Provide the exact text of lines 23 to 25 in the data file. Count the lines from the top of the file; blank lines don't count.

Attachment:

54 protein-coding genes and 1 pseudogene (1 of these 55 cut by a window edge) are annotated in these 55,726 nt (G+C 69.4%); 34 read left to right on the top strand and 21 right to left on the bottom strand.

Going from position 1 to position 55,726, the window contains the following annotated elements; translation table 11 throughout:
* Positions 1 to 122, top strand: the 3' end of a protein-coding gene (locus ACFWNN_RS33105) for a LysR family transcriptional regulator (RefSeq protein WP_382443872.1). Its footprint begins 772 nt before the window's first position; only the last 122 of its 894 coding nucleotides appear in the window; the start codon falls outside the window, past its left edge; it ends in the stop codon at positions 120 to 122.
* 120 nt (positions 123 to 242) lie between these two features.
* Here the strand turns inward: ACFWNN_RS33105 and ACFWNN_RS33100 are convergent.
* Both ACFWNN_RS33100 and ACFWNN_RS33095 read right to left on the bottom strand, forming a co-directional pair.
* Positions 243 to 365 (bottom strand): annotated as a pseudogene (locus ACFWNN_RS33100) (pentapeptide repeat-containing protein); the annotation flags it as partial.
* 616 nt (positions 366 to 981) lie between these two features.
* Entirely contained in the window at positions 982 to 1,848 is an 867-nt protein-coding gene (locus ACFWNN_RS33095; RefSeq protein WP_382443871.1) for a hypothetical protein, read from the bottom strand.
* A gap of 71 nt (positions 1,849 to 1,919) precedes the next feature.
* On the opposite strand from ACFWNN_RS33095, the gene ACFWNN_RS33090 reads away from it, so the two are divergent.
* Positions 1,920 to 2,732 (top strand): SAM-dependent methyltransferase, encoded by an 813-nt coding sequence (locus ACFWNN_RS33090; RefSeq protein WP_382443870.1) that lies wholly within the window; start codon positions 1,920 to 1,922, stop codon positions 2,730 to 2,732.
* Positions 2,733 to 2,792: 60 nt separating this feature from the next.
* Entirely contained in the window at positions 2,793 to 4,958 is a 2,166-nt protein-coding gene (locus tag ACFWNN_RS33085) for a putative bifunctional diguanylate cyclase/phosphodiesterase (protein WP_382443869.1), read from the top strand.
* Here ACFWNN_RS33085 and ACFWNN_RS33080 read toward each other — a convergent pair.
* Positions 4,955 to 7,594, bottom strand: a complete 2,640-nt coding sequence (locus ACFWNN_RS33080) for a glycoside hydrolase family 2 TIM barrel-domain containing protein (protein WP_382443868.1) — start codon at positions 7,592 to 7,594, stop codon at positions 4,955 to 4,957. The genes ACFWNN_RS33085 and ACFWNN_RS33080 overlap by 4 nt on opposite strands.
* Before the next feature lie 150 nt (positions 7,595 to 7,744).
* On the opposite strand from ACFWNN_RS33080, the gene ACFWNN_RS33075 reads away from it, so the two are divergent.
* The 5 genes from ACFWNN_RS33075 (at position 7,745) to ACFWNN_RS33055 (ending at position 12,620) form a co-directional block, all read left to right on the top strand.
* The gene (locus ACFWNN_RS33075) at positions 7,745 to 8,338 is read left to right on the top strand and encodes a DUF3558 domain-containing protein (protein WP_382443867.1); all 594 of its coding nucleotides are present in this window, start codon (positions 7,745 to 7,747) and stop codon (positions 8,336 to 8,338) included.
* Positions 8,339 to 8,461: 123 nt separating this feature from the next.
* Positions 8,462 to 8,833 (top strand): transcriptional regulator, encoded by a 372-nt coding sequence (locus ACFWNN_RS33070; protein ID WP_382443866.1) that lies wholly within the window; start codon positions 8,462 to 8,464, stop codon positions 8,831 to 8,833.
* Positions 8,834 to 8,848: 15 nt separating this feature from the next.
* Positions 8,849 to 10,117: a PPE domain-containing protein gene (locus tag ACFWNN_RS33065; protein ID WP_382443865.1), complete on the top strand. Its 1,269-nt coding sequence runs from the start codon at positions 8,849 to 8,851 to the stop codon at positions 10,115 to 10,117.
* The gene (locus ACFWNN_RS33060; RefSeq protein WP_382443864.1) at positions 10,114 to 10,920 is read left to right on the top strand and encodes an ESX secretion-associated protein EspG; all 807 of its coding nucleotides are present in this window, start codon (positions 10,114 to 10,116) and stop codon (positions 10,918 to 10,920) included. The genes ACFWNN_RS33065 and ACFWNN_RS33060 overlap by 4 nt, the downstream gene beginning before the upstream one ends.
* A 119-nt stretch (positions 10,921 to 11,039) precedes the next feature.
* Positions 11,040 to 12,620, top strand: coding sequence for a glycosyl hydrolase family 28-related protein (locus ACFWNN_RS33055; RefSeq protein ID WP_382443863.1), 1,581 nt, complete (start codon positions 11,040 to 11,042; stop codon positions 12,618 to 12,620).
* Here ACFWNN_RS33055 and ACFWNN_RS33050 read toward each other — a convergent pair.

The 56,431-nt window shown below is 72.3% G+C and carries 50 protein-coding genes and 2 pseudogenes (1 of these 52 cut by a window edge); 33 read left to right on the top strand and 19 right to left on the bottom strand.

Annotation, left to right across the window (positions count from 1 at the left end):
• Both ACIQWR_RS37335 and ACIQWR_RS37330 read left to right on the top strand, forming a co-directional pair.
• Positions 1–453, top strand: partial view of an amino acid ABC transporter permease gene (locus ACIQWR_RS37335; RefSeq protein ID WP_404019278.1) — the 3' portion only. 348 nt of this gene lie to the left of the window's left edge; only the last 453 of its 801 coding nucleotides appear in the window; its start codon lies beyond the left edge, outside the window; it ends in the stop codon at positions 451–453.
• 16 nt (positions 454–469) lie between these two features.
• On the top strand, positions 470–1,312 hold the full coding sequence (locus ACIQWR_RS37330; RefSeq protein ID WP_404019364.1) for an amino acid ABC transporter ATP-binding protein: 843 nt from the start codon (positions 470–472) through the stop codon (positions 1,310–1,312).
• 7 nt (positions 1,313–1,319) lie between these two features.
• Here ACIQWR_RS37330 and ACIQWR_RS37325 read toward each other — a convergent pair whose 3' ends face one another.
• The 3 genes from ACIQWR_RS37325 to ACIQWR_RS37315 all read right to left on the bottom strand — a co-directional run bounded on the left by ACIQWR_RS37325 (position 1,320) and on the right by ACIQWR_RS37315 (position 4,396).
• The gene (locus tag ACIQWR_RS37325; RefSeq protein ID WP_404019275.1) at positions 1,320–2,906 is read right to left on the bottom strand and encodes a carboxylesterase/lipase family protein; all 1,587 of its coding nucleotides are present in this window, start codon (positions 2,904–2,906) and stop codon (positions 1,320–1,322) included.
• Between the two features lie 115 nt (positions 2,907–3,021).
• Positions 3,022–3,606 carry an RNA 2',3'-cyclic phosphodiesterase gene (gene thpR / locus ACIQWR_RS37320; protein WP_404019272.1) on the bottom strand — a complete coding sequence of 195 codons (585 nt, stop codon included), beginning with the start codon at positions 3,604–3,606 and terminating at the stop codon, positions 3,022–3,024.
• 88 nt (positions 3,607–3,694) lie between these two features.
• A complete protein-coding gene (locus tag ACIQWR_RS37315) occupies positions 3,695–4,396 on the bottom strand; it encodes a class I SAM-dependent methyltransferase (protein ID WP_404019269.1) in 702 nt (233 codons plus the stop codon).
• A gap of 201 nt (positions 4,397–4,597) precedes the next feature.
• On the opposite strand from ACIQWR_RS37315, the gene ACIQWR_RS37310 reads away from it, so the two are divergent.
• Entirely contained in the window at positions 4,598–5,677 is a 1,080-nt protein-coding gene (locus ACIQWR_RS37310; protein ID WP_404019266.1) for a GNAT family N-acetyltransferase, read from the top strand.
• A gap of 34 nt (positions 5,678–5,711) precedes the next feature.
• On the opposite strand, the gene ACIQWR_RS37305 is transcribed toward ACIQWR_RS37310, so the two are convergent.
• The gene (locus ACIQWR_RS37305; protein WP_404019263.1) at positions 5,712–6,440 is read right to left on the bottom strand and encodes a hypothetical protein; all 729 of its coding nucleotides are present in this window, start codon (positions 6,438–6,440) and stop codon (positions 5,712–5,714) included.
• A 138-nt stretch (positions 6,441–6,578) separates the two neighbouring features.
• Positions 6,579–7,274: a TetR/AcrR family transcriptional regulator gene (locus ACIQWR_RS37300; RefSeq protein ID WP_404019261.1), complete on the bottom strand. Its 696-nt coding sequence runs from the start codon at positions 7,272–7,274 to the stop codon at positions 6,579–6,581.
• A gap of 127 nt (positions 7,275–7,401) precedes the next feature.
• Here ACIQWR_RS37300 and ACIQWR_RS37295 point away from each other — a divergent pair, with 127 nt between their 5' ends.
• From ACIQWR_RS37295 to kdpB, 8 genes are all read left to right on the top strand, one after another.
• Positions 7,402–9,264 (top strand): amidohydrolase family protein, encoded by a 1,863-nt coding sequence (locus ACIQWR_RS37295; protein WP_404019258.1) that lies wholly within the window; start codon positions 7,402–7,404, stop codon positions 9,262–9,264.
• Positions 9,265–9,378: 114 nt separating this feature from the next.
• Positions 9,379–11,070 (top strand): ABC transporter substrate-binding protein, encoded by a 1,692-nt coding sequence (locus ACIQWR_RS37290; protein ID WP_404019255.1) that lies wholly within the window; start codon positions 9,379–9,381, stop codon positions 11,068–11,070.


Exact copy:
* Positions 8,834 to 8,848: 15 nt separating this feature from the next.
* Positions 8,849 to 10,117: a PPE domain-containing protein gene (locus tag ACFWNN_RS33065; protein ID WP_382443865.1), complete on the top strand. Its 1,269-nt coding sequence runs from the start codon at positions 8,849 to 8,851 to the stop codon at positions 10,115 to 10,117.
* The gene (locus ACFWNN_RS33060; RefSeq protein WP_382443864.1) at positions 10,114 to 10,920 is read left to right on the top strand and encodes an ESX secretion-associated protein EspG; all 807 of its coding nucleotides are present in this window, start codon (positions 10,114 to 10,116) and stop codon (positions 10,918 to 10,920) included. The genes ACFWNN_RS33065 and ACFWNN_RS33060 overlap by 4 nt, the downstream gene beginning before the upstream one ends.